Photo credit: eurodrifter

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Dreams Of Being An Architect

Remember the character George Costanza from Seinfeld? You may not know it but me and him, we have much in common. We both (still) have a little thing for Marisa Tomei. We both have a better than average shot at making idiots of ourselves in public. And we both wish we were architects.

When I was a kid, I loved building things. I remember my grandmother had a couple of small streams around her house. You’d often find me building dams on those streams with pebbles and mud. When the dams fell apart, I’d just rebuild and try to make them stronger. I had a closet full of Erector Sets, Legos, and other construction toys. I fondly recall that I particularly loved my KENSTRUCT Girder and Panel Construction Set made by Kenner Toys.

Perhaps you’re asking why the hell didn’t I become an architect. The short answer is: I honestly don’t know. While I didn’t really excel at math, I was a pretty good geometry student. And when I did drafting as part of wood shop in junior high, I truly enjoyed it. Maybe I didn’t get the right nudges as a kid. Or maybe I did and ignored them.

But that’s not really what this post is about. I don’t want to pine for a past that’s long gone. And I don’t want to miss out on the future that’s to come because I’m wallowing in regrets. Instead, I want to honor the creative spirit that still resides in me. Because I still love to build things.

I taught myself HTML back in 1998 (and later CSS) so I could build a website for my organization. I taught myself the basics of relational database design so I could build a better way to manage customer information. I took a significant risk with a job so I could build a customer service team.

Why should being an entrepreneur be any different? I now find myself building all kinds of new things. I’m building a business called inspectiv and creating something I truly believe companies need: help improving their customer experience. I’m also working on an exciting side project as a product manager so I can help build something a group of customers desperately want and need. I’m writing a book on how to rediscover purpose in our work. And I’m helping my wife build her business – Austin Carrie Works – by delivering marketing and branding insight to her clients.

As an entrepreneur, I get the chance to be an architect every day. My raw materials may be different. And my finished product may be different, too. But everything I do is intended to bring an idea from my imagination into reality.

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June Blog Blitz Begins Tomorrow

Hello. My name is Chris and I’m a crappy blogger. I don’t mean to be…I’ve just lost my ability to blog on a regular basis. It’s a problem I’ve struggled with over the past few years.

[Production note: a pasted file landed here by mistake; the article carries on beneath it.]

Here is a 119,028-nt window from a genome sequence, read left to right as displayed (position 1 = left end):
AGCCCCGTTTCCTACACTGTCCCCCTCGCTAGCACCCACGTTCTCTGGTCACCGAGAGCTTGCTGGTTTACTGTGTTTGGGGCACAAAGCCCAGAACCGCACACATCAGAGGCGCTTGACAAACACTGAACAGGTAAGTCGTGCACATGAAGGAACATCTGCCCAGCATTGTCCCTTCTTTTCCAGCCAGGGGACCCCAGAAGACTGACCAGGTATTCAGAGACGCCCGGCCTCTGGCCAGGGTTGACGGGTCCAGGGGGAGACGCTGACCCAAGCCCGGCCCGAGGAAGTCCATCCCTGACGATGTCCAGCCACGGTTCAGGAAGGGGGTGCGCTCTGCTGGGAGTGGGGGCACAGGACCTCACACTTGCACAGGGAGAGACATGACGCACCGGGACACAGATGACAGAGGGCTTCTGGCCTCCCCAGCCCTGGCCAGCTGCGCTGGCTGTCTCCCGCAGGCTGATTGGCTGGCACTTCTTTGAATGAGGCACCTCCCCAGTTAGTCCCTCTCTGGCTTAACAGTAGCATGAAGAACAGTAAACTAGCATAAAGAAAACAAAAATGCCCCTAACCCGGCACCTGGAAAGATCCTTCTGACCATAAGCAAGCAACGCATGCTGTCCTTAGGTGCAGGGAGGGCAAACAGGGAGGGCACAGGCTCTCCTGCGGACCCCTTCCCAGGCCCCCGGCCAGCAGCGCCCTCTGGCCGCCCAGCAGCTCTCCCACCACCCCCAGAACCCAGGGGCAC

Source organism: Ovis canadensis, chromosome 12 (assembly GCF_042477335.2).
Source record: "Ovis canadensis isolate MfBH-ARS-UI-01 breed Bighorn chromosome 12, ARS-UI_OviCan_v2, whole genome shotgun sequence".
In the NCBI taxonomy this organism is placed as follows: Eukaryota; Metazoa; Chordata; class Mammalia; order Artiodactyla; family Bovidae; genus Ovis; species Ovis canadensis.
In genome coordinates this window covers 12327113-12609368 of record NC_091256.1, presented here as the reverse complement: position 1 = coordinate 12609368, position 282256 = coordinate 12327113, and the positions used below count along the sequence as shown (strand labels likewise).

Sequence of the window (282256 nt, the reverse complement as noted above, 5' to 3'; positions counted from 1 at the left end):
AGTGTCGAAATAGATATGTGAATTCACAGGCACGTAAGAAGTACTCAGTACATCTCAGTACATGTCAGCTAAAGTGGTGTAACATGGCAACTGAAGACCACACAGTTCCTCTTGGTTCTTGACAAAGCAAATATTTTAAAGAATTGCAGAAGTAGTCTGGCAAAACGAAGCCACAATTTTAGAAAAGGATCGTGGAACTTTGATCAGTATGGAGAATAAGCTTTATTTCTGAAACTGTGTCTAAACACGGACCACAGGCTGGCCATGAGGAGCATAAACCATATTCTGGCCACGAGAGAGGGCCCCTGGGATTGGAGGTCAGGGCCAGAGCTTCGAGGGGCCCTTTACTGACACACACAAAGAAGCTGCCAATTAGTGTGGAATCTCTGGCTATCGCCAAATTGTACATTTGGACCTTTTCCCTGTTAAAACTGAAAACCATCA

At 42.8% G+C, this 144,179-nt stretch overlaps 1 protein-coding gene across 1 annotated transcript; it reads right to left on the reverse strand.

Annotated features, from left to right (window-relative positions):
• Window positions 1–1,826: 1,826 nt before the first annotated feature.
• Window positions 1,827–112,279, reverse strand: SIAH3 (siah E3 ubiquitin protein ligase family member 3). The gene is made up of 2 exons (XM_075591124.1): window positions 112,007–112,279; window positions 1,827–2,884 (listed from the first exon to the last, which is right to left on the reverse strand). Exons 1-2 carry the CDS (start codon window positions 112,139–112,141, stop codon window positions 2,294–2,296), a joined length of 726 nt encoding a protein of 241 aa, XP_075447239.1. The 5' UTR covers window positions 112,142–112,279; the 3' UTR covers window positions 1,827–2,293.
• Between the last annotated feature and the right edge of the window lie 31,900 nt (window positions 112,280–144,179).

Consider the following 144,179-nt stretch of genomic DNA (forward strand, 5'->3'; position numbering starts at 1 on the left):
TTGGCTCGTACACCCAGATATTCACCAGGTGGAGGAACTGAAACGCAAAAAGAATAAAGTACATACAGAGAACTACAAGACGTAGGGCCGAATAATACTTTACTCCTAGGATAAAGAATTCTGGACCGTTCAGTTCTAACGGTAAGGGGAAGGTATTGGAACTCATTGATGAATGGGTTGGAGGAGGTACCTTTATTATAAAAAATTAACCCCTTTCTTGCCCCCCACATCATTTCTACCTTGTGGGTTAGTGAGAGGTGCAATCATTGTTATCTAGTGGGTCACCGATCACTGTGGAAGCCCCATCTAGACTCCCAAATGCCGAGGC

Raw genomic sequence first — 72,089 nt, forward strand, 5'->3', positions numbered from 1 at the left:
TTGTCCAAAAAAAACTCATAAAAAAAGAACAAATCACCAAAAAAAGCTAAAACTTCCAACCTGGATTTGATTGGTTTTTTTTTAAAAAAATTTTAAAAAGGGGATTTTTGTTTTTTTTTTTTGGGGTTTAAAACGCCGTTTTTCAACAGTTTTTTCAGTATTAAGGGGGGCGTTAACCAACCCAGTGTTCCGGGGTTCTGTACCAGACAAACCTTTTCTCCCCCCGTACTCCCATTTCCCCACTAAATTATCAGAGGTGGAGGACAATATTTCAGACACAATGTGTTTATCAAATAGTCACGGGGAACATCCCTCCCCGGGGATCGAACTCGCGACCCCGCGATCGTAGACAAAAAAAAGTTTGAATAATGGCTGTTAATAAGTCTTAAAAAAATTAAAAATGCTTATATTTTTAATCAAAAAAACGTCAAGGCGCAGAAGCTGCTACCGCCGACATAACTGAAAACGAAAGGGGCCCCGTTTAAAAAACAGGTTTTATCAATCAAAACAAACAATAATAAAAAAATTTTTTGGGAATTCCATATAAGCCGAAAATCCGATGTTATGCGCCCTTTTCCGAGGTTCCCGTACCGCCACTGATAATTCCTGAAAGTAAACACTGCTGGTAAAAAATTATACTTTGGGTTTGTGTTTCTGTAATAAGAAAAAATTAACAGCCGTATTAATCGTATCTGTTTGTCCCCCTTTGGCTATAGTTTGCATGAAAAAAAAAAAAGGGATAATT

But I hate wallowing in my own bullshit so I’m going to try to do something about it. Tomorrow is Day 1 of my June Blog Blitz. I’m producing a blogpost each day to give myself a kick in the rear, to get over this idiotic fear of publishing nonperfection. I’m also challenging myself to put a little more of ‘me’ in my writings, revealing more about myself in the process.

I started blogging in 2004 because I had something to say about the working world. I still have a lot to say; a lot of hard gained experience to share; a lot of new ideas about marketing, customers, and organizations to explore. But I’ve been holding back and that needs to end now.

Honestly, I have no idea how this will turn out but I do know this: I’m entering a land of shadows and gremlins where my dark fears lie in wait. I’m going to need encouragement and support if I’m going to exit the other side in ballsy badass blogging form.

I’m hoping you’ll come along with me on my quest. C’mon…it’s time to get started.

photo credit: sleepyneko (via Flickr)

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Learning, Content Curators And The Politics Of Power

I found this clip of Jeff Jarvis via Johnnie Moore’s blog. Contained within it are some rather provocative ideas. A few of them are spot on (like how our educational system still operates as if it’s an industrial world). A few of them might be bullshit but I’m still debating internally.

The awesomeness comes in the form of how we interact with learning. So much of our training tells us that an A is better than a C, that a glowing performance evaluation trumps one with negative marks, that perfection looks smarter than blunders. And our training is completely wrong. As Jarvis notes, mistakes must be the goal, the object of the lesson. Life is a beta. It’s messy and complex and in constant flux. We’re never absolved of our responsibility to learn and improve.

What did sort of put a twist in my knickers were Jarvis’s arguments that all the good ideas are taken and that the best we can hope to achieve now is “curator” status. I get where he’s coming from: Why recreate the wheel when great content already exists? Creating content is about the ego and when we get in front of someone – regardless of whether its on stage, in a classroom, or on a blog – we do so in a quest for validation.

What seems to go unsaid is that the audience, student, and reader are merely passive participants of the process. That’s a mistaken assumption. Instead, we should think of content creation as an ever evolving mashup of ideas and personal experience. But maybe this is where Jarvis was trying to lead us. Maybe his idea of a curator is someone who is able to collect diverse information, mash it up, and recreate new knowledge.